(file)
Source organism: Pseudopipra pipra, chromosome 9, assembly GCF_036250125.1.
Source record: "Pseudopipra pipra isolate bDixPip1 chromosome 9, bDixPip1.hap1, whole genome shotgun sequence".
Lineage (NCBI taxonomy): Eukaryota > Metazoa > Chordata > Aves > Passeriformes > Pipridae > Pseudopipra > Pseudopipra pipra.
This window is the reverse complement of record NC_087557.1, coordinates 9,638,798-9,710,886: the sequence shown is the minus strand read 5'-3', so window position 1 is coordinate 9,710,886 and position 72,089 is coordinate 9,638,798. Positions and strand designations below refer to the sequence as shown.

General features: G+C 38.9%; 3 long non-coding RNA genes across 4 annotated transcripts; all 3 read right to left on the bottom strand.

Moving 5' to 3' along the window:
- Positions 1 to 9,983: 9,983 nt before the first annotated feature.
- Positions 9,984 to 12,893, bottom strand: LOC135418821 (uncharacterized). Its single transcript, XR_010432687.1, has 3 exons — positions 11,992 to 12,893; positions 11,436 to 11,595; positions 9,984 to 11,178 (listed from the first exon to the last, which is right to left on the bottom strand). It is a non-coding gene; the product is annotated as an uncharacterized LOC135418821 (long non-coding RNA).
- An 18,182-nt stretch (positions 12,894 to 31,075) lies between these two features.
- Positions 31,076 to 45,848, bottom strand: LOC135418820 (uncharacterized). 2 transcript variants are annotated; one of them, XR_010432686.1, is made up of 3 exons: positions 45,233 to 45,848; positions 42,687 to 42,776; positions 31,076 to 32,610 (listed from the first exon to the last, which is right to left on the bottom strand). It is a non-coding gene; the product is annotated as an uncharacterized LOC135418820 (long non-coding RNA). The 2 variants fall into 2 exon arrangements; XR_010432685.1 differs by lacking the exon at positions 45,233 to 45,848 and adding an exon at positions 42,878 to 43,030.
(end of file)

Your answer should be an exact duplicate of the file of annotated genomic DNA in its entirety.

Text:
Source organism: Pseudopipra pipra, chromosome 9, assembly GCF_036250125.1.
Source record: "Pseudopipra pipra isolate bDixPip1 chromosome 9, bDixPip1.hap1, whole genome shotgun sequence".
Lineage (NCBI taxonomy): Eukaryota > Metazoa > Chordata > Aves > Passeriformes > Pipridae > Pseudopipra > Pseudopipra pipra.
This window is the reverse complement of record NC_087557.1, coordinates 9,638,798-9,710,886: the sequence shown is the minus strand read 5'-3', so window position 1 is coordinate 9,710,886 and position 72,089 is coordinate 9,638,798. Positions and strand designations below refer to the sequence as shown.

General features: G+C 38.9%; 3 long non-coding RNA genes across 4 annotated transcripts; all 3 read right to left on the bottom strand.

Moving 5' to 3' along the window:
- Positions 1 to 9,983: 9,983 nt before the first annotated feature.
- Positions 9,984 to 12,893, bottom strand: LOC135418821 (uncharacterized). Its single transcript, XR_010432687.1, has 3 exons — positions 11,992 to 12,893; positions 11,436 to 11,595; positions 9,984 to 11,178 (listed from the first exon to the last, which is right to left on the bottom strand). It is a non-coding gene; the product is annotated as an uncharacterized LOC135418821 (long non-coding RNA).
- An 18,182-nt stretch (positions 12,894 to 31,075) lies between these two features.
- Positions 31,076 to 45,848, bottom strand: LOC135418820 (uncharacterized). 2 transcript variants are annotated; one of them, XR_010432686.1, is made up of 3 exons: positions 45,233 to 45,848; positions 42,687 to 42,776; positions 31,076 to 32,610 (listed from the first exon to the last, which is right to left on the bottom strand). It is a non-coding gene; the product is annotated as an uncharacterized LOC135418820 (long non-coding RNA). The 2 variants fall into 2 exon arrangements; XR_010432685.1 differs by lacking the exon at positions 45,233 to 45,848 and adding an exon at positions 42,878 to 43,030.